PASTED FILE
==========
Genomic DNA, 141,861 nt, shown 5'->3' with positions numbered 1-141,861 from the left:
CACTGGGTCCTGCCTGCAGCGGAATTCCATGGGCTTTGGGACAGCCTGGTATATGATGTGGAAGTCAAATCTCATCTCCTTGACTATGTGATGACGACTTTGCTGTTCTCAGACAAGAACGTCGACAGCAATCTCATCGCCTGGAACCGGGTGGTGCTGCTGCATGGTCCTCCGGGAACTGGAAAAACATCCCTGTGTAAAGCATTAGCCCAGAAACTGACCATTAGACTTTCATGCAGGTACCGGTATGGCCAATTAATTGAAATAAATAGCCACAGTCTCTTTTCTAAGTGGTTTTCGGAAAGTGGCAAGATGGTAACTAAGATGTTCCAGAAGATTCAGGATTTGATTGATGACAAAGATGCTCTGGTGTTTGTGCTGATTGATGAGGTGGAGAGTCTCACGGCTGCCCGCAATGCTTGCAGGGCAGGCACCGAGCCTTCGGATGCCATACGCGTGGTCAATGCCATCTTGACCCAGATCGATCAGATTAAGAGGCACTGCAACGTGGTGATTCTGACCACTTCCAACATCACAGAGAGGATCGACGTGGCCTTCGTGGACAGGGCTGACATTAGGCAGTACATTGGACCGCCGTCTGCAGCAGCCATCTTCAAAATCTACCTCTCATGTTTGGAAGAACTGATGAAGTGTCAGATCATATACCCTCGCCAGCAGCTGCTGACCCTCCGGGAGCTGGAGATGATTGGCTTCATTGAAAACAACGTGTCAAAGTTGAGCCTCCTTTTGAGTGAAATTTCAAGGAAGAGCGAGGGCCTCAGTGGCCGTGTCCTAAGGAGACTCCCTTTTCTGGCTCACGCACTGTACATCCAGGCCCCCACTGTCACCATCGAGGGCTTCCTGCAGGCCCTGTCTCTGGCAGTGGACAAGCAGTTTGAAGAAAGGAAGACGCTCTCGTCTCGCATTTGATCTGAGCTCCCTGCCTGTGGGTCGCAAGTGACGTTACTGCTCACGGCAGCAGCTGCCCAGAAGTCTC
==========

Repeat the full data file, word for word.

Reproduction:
Genomic DNA, 141,861 nt, shown 5'->3' with positions numbered 1-141,861 from the left:
CACTGGGTCCTGCCTGCAGCGGAATTCCATGGGCTTTGGGACAGCCTGGTATATGATGTGGAAGTCAAATCTCATCTCCTTGACTATGTGATGACGACTTTGCTGTTCTCAGACAAGAACGTCGACAGCAATCTCATCGCCTGGAACCGGGTGGTGCTGCTGCATGGTCCTCCGGGAACTGGAAAAACATCCCTGTGTAAAGCATTAGCCCAGAAACTGACCATTAGACTTTCATGCAGGTACCGGTATGGCCAATTAATTGAAATAAATAGCCACAGTCTCTTTTCTAAGTGGTTTTCGGAAAGTGGCAAGATGGTAACTAAGATGTTCCAGAAGATTCAGGATTTGATTGATGACAAAGATGCTCTGGTGTTTGTGCTGATTGATGAGGTGGAGAGTCTCACGGCTGCCCGCAATGCTTGCAGGGCAGGCACCGAGCCTTCGGATGCCATACGCGTGGTCAATGCCATCTTGACCCAGATCGATCAGATTAAGAGGCACTGCAACGTGGTGATTCTGACCACTTCCAACATCACAGAGAGGATCGACGTGGCCTTCGTGGACAGGGCTGACATTAGGCAGTACATTGGACCGCCGTCTGCAGCAGCCATCTTCAAAATCTACCTCTCATGTTTGGAAGAACTGATGAAGTGTCAGATCATATACCCTCGCCAGCAGCTGCTGACCCTCCGGGAGCTGGAGATGATTGGCTTCATTGAAAACAACGTGTCAAAGTTGAGCCTCCTTTTGAGTGAAATTTCAAGGAAGAGCGAGGGCCTCAGTGGCCGTGTCCTAAGGAGACTCCCTTTTCTGGCTCACGCACTGTACATCCAGGCCCCCACTGTCACCATCGAGGGCTTCCTGCAGGCCCTGTCTCTGGCAGTGGACAAGCAGTTTGAAGAAAGGAAGACGCTCTCGTCTCGCATTTGATCTGAGCTCCCTGCCTGTGGGTCGCAAGTGACGTTACTGCTCACGGCAGCAGCTGCCCAGAAGTCTC